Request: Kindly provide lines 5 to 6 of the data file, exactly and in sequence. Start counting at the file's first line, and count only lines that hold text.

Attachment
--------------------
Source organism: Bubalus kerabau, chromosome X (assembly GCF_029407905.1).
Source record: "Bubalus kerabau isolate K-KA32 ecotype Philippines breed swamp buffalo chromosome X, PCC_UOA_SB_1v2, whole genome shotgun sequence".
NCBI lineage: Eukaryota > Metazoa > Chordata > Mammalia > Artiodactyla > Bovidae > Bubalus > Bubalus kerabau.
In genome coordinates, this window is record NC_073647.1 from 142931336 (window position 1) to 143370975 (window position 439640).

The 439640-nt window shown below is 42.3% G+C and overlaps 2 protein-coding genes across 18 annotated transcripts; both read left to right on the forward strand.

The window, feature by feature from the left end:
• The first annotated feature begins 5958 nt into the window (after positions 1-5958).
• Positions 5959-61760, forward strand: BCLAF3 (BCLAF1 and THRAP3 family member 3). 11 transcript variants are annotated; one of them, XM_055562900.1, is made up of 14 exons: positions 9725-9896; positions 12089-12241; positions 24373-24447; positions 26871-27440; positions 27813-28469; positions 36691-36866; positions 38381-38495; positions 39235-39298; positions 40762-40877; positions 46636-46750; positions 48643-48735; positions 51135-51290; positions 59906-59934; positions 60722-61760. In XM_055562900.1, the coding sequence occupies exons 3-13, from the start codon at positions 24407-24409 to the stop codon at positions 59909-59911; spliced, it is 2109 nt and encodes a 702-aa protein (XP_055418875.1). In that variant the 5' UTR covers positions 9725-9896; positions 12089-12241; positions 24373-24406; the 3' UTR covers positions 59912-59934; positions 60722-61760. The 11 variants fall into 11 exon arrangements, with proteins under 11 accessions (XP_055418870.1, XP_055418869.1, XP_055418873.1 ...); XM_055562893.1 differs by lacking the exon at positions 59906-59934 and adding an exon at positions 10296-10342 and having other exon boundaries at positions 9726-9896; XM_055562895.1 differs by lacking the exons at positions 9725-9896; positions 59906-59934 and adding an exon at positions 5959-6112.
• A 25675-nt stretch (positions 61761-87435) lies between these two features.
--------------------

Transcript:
The 439640-nt window shown below is 42.3% G+C and overlaps 2 protein-coding genes across 18 annotated transcripts; both read left to right on the forward strand.

The window, feature by feature from the left end: